Tax Refund Scam: How Can UK Students Avoid Personal Data Theft?

5 months ago

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The latest tax refund scam is circulating on the web, so UK students must beware of the fraud. As told by StudentProblems portal, UK students are being warned by HRMC that  a series of email is being sent out by the fraudsters using university email addresses such as “@uc.ac.uk”. The Typical Student team learned how to avoid the fraud. 

 

In the emails, students are told they’re owed a tax rebate by the UK government. These fraudulent emails and texts are linked to fake government websites where students’ information and personal data can be stolen.

How To Avoid Email Scam?

fake-tax-rebate-for-uk-students-01Source: StudentProblems

If you want to avoid personal data theft, don't follow any links you get from fake university emails. Here's what SaveTheStudent portal suggests all students should do to stay safe.

UPDATE is an acronym that net safety specialist Marc Goodman invented, and stands for:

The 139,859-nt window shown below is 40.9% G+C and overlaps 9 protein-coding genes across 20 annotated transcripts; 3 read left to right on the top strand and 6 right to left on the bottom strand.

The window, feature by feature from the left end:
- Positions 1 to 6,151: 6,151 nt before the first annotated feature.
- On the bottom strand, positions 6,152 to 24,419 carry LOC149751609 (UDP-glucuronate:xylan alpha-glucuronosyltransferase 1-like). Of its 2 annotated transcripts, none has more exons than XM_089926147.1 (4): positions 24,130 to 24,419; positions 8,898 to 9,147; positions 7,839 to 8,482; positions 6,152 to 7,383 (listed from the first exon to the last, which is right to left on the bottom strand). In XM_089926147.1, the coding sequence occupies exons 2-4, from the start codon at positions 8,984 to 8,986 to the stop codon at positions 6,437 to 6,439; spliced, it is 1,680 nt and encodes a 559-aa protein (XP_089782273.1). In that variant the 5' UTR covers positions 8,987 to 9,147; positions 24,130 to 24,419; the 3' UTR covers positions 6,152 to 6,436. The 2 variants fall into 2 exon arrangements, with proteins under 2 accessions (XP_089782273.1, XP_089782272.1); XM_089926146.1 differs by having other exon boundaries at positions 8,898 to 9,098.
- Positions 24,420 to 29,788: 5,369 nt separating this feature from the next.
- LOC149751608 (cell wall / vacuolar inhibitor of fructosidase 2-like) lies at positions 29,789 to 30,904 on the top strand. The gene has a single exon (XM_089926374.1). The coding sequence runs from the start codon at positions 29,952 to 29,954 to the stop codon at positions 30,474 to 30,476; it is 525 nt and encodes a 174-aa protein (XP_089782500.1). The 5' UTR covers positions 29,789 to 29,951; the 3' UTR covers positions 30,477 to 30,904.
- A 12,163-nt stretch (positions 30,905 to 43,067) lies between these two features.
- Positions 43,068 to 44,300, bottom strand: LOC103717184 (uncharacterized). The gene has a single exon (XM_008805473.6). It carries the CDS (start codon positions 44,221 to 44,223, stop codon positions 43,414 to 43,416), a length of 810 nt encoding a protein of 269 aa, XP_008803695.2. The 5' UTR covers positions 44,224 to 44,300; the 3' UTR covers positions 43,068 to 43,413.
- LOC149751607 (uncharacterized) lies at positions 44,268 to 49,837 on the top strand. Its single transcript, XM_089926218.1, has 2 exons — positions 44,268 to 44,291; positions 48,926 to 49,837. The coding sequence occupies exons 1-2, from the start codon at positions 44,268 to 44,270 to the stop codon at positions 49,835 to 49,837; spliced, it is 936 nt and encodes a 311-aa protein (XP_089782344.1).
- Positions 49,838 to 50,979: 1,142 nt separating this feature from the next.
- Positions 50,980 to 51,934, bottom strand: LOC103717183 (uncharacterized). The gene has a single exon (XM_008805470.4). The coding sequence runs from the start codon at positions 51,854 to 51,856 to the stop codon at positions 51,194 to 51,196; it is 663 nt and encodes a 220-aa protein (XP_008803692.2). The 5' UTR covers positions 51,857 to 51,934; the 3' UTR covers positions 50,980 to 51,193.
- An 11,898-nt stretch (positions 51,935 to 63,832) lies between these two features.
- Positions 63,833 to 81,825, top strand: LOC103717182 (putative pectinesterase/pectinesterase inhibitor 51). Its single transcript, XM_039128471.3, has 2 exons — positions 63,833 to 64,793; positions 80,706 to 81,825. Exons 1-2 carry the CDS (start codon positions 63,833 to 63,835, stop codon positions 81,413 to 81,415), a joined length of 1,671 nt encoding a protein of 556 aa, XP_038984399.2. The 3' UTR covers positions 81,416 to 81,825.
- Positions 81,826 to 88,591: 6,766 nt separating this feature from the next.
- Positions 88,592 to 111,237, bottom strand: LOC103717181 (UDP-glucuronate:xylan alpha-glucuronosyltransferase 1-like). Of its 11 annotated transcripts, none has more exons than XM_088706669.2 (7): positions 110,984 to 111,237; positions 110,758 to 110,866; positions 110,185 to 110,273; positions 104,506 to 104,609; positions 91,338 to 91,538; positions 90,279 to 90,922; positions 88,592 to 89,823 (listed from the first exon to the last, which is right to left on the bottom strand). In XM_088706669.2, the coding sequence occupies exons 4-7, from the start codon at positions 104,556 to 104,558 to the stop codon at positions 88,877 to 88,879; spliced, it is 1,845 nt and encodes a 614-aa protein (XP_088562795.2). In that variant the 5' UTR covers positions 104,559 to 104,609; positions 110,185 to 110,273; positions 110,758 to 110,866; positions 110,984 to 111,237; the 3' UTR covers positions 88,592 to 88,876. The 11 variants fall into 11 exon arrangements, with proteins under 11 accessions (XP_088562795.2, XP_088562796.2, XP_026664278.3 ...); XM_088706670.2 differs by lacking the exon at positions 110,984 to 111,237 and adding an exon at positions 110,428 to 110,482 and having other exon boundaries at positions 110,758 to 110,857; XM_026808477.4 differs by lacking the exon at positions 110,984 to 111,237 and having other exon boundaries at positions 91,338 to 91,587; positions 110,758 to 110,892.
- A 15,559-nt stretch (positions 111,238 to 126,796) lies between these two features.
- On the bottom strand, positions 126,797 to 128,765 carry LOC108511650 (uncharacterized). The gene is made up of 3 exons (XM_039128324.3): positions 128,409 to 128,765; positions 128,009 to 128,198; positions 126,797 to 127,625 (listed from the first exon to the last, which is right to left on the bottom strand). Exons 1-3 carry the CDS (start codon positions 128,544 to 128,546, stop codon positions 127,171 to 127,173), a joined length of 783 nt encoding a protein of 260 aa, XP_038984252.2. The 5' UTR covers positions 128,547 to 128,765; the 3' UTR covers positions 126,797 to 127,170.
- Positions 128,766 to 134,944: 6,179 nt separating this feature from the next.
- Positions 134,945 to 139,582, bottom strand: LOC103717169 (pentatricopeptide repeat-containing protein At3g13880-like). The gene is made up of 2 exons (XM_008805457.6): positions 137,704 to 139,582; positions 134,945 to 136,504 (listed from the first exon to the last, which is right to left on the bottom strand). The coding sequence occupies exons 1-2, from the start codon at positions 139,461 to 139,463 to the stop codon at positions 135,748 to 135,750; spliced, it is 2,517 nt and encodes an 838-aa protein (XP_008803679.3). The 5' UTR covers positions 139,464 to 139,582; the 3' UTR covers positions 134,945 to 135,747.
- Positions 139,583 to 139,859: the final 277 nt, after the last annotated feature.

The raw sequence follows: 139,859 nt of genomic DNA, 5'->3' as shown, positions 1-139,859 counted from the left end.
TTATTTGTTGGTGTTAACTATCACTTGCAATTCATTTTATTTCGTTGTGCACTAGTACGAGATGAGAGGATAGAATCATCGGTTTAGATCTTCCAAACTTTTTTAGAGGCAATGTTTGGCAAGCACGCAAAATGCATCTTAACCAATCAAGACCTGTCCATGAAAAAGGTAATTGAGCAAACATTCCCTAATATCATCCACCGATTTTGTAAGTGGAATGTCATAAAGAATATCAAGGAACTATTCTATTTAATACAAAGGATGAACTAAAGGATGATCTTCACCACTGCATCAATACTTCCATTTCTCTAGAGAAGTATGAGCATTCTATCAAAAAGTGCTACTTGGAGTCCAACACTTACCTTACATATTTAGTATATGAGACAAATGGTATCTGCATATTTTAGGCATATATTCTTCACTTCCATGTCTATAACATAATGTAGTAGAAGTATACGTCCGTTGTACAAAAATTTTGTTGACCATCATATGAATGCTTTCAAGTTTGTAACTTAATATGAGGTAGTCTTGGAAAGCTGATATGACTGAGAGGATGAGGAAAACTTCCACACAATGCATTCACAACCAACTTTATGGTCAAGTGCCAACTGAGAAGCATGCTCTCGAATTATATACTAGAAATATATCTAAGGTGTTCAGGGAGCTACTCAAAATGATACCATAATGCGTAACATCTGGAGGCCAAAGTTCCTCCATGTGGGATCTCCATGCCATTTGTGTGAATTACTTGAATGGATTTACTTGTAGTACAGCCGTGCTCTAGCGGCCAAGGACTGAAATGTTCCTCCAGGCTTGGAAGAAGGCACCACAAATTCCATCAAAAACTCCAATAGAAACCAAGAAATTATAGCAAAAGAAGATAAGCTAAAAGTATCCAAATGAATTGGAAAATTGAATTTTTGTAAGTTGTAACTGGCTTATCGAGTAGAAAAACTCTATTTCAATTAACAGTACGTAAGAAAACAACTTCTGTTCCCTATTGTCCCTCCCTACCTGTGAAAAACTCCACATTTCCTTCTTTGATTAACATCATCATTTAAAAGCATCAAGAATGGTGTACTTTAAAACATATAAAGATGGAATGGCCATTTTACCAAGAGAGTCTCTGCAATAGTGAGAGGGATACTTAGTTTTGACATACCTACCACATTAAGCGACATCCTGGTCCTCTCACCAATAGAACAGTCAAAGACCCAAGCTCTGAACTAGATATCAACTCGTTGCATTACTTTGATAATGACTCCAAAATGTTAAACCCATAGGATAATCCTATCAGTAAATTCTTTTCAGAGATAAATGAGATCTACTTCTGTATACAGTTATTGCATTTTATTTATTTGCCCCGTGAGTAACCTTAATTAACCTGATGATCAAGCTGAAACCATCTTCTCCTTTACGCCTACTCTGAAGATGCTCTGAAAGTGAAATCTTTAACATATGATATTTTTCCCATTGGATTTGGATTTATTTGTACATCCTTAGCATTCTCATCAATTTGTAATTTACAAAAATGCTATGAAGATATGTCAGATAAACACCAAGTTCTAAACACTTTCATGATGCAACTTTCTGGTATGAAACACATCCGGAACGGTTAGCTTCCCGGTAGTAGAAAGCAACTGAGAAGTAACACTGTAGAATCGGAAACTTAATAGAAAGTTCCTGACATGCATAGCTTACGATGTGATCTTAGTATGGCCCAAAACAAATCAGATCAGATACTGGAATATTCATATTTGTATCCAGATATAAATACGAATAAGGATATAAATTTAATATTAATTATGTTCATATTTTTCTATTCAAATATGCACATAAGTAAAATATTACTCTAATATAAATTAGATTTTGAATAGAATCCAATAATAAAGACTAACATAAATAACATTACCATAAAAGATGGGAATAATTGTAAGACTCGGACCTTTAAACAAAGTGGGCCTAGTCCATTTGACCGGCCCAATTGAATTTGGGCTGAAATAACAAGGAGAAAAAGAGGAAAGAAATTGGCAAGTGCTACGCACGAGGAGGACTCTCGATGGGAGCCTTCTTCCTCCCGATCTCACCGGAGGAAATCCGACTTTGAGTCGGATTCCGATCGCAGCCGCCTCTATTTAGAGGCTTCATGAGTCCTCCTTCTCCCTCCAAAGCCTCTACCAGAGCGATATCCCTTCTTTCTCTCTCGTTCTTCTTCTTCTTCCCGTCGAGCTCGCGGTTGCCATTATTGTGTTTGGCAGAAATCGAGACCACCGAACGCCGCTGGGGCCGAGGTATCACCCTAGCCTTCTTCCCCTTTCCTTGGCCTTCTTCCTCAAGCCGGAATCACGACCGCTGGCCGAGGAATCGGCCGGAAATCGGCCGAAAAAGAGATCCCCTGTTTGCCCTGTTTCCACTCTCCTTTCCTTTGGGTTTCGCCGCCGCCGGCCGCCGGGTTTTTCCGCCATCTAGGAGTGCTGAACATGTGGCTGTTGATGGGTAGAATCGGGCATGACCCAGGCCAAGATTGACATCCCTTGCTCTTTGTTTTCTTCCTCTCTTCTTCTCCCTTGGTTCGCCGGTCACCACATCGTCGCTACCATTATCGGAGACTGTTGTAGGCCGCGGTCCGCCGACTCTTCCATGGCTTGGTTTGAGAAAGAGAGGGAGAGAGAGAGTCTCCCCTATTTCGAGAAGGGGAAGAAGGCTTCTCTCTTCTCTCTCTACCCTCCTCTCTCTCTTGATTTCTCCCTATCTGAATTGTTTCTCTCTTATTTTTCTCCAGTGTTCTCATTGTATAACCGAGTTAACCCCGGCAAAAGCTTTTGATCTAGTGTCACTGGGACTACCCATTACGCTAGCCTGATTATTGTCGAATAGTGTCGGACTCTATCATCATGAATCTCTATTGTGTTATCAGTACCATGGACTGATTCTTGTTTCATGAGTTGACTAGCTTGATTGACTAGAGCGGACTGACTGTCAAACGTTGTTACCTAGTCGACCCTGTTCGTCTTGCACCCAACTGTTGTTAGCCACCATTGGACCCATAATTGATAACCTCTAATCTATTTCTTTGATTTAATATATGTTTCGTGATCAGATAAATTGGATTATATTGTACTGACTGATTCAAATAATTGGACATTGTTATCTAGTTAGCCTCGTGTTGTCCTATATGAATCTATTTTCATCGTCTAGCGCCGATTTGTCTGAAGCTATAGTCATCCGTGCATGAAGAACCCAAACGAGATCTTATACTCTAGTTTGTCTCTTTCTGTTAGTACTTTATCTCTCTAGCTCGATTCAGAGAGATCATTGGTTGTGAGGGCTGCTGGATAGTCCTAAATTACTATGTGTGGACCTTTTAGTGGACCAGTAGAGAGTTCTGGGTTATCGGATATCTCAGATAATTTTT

• Update regularly
  • Passwords – don’t reuse them
  • Download from authorised sources
  • ‘Administrator’ should not be your default setting
  • Turn off when you’re done
  • Encrypt to keep your stuff unreadable.

According to HMRC, this isn’t the first time such a massive tax scam attack is being targeted at university students.

Which UK Universities Have Suffered From Scam Emails?

 

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Many UK universities have started raising awareness of scams, and taking action “to warn the students of the risks.” HMRC reports there’s been a lot of reports to its ‘phishing’ service from the following universities: Aberdeen, Bristol, Cambridge, Durham, Imperial College London, King’s College London, Manchester Metropolitan, Newcastle, Nottingham, Plymouth, Queen Mary (London), Queen’s (Belfast), Southampton, Sussex, University College London and Warwick.

 

How To Learn About Tax Refunds For UK Students?

 

Mel Stride, Financial Secretary to the Treasury, commented on the situation: “HMRC will never inform you about tax refunds by email, text or voicemail. If you receive one of these messages it is a scam. Do not click on any links in these messages, and forward them to HMRC’s phishing email address.”

 

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